# Merge, Shell, Quick, and Radix Sort

### What is merge sort?

Merge sort is a divide-and-conquer sorting algorithm that works by recursively dividing an array into two halves until each half contains only one element, and then merging the sorted halves back together. The merging process involves comparing the elements of the two sorted subarrays and selecting the smaller of the two to be placed in the next position of the merged array. This process is repeated until all the elements have been merged into a single sorted array.

``````public static ArrayList⋖Integer⋗ mergeSort(ArrayList ⋖Integer⋗ array, int left, int right){
if(left+1==right){
ArrayList ⋖Integer⋗ array1 = new ArrayList ⋖Integer⋗();
return array1;
}
int mid = (right+left)/2;
ArrayList ⋖Integer⋗ a = mergeSort(array,left,mid);
ArrayList ⋖Integer⋗ b = mergeSort(array,mid,right);
ArrayList ⋖Integer⋗ sortedArray = new ArrayList ⋖Integer⋗();
int aPointer = 0;
int bPointer = 0;
int length = a.size() + b.size();
for(int i = 0; i⋖length;i++){
if(aPointer⋗=a.size()){
bPointer++;
}
else if(bPointer⋗=b.size()){
aPointer++;
}
else{
if(a.get(aPointer) ⋖ b.get(bPointer)){
aPointer++;
}
else{
bPointer++;
}
}
}
return sortedArray;
}``````

### What is shell sort?

Shell sort is an in-place comparison-based sorting algorithm that is a variation of insertion sort. It starts by sorting pairs of elements far apart from each other, and then progressively reduces the gap between the elements being compared until the gap is 1. At this point, the algorithm is essentially performing an insertion sort on a partially sorted array, which is much more efficient than performing insertion sort on an unsorted array. The gap sequence used for shell sort can vary.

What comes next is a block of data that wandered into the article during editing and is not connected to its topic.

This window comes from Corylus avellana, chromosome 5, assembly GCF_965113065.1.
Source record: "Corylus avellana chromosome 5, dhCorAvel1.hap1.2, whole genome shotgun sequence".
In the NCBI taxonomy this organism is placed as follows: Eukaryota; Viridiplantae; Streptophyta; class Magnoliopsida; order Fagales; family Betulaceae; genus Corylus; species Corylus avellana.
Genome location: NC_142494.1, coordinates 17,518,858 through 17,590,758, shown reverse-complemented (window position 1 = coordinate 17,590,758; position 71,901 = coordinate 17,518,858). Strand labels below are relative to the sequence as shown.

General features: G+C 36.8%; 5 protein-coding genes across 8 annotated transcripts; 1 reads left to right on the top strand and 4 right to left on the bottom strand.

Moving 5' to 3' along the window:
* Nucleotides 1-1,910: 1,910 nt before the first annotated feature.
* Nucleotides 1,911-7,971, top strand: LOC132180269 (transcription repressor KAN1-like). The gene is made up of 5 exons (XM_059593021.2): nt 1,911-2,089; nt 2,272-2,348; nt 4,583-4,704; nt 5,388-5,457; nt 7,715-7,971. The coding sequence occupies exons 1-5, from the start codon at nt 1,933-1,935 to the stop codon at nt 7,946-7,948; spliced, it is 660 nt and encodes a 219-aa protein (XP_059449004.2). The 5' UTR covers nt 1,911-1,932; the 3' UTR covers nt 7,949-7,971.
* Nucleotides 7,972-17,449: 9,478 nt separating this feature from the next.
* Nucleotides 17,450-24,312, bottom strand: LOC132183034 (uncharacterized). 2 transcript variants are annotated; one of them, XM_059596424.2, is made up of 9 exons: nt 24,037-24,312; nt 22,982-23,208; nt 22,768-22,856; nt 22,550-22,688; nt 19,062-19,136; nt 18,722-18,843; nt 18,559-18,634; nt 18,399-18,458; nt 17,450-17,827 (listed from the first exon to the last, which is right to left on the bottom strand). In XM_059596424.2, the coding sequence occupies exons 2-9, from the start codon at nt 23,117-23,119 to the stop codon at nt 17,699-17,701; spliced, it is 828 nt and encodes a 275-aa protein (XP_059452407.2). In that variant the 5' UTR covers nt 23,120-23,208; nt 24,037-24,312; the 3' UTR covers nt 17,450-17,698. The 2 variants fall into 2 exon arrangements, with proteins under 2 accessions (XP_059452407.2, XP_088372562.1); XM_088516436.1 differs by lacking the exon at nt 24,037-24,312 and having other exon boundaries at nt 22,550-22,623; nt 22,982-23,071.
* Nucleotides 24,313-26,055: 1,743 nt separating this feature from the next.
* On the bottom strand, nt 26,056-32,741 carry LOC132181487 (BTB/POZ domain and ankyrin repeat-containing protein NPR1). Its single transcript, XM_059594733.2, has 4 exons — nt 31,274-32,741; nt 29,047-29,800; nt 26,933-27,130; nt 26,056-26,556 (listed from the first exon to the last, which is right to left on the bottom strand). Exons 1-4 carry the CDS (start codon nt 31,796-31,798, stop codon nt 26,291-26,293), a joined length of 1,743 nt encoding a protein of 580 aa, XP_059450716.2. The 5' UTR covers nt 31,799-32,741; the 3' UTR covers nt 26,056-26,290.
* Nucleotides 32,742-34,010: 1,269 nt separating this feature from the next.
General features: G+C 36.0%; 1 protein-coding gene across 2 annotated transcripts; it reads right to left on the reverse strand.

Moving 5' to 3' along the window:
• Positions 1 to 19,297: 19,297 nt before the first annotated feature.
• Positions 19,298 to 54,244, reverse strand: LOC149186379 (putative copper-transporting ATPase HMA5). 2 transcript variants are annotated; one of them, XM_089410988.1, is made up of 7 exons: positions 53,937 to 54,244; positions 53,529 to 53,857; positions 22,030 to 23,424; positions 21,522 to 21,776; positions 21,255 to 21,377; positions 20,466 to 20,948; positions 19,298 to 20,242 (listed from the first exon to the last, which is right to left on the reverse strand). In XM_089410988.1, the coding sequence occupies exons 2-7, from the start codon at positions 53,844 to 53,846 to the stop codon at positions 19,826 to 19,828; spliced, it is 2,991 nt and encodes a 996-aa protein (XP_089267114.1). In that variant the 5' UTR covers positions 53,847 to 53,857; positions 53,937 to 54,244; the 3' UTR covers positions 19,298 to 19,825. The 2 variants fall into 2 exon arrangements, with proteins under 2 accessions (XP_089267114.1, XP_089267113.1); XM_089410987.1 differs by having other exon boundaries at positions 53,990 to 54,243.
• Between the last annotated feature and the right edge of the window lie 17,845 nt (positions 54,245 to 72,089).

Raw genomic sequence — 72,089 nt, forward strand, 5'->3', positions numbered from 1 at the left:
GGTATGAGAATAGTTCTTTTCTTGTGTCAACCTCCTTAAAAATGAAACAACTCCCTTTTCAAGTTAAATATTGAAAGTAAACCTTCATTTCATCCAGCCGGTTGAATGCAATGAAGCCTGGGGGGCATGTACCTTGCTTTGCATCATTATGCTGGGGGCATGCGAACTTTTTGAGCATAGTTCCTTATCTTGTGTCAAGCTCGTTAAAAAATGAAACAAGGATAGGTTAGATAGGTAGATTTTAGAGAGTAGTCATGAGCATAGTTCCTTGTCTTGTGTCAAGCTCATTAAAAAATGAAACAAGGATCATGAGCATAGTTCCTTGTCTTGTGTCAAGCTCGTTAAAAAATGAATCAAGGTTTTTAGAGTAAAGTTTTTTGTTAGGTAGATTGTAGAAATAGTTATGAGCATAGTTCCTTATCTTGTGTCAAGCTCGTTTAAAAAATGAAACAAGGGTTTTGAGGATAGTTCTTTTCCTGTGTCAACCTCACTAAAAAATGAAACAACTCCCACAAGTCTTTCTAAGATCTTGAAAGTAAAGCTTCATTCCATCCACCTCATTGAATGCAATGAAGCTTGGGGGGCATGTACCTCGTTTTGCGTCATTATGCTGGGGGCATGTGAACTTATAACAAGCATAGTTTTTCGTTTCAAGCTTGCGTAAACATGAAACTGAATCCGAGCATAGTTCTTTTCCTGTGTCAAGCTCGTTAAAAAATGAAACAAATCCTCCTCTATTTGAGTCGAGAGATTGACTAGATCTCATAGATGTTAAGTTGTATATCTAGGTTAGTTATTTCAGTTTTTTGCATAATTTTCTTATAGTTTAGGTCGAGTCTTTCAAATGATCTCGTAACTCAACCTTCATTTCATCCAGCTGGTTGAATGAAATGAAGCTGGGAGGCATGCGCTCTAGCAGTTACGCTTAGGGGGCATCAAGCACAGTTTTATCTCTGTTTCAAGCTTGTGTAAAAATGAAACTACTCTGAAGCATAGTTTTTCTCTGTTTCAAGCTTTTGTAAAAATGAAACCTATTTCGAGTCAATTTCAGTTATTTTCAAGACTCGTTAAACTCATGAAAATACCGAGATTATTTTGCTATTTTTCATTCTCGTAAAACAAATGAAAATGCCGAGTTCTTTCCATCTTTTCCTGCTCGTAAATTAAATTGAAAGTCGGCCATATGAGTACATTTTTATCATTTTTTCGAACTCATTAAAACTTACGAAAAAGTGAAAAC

``````public static ArrayList⋖Integer⋗ shellSort(ArrayList ⋖Integer> array1){
ArrayList ⋖Integer> array = new ArrayList⋖Integer⋗();
for(int i = 0; i⋖array1.size(); i++){
}
for(int i = array.size()/2; i⋗0; i/=2){
for(int j = i; j⋖array.size(); j++){
int k = j;
while(k⋗=i && array.get(k-i) ⋗ array.get(k)){
int temp = array.get(k);
array.set(k, array.get(k-i));
array.set(k-i, temp);
k -= i;
}
}
}
}``````

### What is quick sort?

Quick sort follows the divide-and-conquer approach. It works by selecting a pivot element from the array and partitioning the remaining elements into two sub-arrays, according to whether they are less than or greater than the pivot element. This process is repeated recursively for each sub-array until the entire array is sorted.

``````public static ArrayList ⋖Integer⋗ quickSort(ArrayList ⋖Integer> array, int left, int right){
if (left ⋖ right) {
int x = partition(array, left, right);
quickSort(array, left, x - 1);
quickSort(array, x + 1, right);
}
return array;
}
public static int partition(ArrayList ⋖Integer⋗ array, int left, int right){
Integer pivot = array.get(right);
int i = (left - 1);
for (int j = left; j ⋖ right; j++) {
if (array.get(j) ⋖= pivot) {
i++;
int temp = array.get(i);
array.set(i, array.get(j));
array.set(j, temp);
}
}
int temp = array.get(i+1);
array.set(i+1, array.get(right));
array.set(right, temp);
return i+1;
}``````

Radix sort is a sorting algorithm that works by sorting numbers one digit at a time, from the least significant digit to the most significant digit. It relies on the property that numbers with more digits are always greater than numbers with fewer digits. The algorithm sorts the input numbers by grouping them into buckets according to their least significant digit, then sorting each bucket by the next significant digit, and so on, until all digits have been sorted.

``````public static void radixSort(ArrayList ⋖Integer⋗ array){
for(int i = 0; i⋖10; i++){
}
int max = array.get(0);
for (int i = 0; i ⋖ array.size(); i++) {
if (array.get(i) ⋗ max)
max = array.get(i);
}
int digits = (int)(Math.log10(max)+1);
for(int i = 0; i⋖digits; i++){
for(int j = 0; j⋖array.size(); j++){
int x = array.get(j);
int d = x/((int)Math.pow(10,i))%10;
buckets.get(d).append(x);
}
int counter = 0;
for(int j = 0; j⋖10; j++){
while(!buckets.get(j).isEmpty()){
array.set(counter, buckets.get(j).pop());
counter++;
}
}
}
}``````

### Resources

I find https://visualgo.net/en/sorting a very helpful way to visualize how the sorting algorithms work through the data sets. First, navigate to the sorting algorithm you want to see and then you have the option to create your own data set or use the randomly generated one. Click sort to start the animation.